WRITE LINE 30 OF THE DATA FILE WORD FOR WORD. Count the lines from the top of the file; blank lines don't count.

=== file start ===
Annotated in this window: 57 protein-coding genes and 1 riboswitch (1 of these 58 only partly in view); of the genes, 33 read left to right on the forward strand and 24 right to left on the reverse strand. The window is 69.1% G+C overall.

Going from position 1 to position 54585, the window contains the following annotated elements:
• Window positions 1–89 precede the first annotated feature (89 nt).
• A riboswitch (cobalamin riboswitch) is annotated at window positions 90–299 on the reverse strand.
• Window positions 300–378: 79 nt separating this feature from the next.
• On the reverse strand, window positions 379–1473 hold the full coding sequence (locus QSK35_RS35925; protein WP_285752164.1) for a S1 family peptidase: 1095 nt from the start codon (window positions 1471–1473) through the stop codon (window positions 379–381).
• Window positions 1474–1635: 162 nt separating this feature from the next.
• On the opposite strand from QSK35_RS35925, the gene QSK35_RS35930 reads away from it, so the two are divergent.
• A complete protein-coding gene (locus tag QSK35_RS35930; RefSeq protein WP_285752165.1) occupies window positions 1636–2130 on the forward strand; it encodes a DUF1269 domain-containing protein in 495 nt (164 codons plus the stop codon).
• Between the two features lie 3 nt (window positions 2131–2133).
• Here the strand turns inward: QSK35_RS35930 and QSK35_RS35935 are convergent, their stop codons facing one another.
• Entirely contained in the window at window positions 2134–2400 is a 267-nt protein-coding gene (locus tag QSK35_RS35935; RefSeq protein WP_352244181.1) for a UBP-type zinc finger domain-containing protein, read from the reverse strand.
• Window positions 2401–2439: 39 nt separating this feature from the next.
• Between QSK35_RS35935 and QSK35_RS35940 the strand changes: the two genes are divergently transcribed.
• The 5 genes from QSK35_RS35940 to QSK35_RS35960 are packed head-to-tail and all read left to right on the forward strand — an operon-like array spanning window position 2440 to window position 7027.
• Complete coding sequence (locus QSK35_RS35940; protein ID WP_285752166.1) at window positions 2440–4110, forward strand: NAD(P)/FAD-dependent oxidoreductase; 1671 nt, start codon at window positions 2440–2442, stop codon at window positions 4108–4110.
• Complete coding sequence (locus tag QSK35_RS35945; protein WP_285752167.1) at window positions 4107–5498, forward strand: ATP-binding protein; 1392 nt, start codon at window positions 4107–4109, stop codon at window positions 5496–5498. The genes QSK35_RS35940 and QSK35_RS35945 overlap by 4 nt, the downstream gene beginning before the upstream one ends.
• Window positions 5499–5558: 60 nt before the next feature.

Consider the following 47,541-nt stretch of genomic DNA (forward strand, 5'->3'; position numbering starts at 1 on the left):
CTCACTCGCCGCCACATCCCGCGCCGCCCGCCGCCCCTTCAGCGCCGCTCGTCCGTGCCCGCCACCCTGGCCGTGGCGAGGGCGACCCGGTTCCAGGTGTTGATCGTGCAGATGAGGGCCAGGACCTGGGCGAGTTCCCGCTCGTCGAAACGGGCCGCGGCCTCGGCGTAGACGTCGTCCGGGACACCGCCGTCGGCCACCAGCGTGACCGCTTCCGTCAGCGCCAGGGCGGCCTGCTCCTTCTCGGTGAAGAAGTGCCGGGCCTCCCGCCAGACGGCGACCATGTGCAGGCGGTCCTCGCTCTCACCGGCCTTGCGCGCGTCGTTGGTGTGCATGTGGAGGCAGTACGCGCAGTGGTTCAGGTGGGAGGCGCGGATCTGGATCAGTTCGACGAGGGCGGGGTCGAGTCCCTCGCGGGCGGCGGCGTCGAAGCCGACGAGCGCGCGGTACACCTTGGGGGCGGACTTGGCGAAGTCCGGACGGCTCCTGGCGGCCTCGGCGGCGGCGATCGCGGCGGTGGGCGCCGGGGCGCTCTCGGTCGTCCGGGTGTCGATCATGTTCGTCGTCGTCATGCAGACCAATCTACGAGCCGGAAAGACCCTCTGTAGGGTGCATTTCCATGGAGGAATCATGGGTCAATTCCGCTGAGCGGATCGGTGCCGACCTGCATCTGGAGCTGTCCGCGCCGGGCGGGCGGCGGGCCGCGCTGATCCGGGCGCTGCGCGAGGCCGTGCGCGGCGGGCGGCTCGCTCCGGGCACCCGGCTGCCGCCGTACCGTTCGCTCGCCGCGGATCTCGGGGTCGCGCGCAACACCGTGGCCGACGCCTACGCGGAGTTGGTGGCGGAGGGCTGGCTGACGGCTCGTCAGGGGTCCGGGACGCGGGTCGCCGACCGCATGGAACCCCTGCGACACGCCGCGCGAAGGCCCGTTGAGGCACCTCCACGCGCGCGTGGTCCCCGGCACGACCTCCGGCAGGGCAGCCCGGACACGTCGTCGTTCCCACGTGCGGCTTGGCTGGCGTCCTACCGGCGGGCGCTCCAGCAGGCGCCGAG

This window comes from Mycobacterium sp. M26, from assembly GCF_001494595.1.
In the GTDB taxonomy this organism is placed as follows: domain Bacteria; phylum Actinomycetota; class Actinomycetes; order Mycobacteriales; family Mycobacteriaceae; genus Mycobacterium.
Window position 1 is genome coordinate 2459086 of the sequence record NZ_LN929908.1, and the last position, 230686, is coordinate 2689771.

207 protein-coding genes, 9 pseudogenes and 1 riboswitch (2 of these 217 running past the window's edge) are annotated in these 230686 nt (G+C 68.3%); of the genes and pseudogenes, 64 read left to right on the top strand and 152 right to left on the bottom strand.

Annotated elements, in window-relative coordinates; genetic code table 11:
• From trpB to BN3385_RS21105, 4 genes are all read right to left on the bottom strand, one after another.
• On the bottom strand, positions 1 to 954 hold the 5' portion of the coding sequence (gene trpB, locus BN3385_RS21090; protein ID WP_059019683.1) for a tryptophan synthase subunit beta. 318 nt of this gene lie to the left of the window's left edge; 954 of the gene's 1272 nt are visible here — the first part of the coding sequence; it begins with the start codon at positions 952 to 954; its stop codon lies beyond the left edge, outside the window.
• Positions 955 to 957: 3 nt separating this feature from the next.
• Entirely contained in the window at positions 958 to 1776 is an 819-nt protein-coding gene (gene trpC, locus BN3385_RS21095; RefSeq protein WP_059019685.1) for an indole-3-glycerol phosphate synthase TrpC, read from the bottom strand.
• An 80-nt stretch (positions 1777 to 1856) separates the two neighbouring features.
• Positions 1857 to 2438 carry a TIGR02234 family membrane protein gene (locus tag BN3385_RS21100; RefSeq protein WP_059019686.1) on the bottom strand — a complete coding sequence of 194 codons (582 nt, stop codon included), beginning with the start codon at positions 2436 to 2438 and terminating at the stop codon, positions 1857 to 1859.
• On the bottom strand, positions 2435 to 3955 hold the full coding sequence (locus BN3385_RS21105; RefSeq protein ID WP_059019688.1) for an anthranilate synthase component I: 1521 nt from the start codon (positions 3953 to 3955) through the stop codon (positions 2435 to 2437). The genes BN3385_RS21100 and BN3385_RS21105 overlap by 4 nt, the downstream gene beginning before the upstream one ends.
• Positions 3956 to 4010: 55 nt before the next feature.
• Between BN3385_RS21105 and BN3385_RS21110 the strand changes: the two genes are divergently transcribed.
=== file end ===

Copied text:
• An 80-nt stretch (positions 1777 to 1856) separates the two neighbouring features.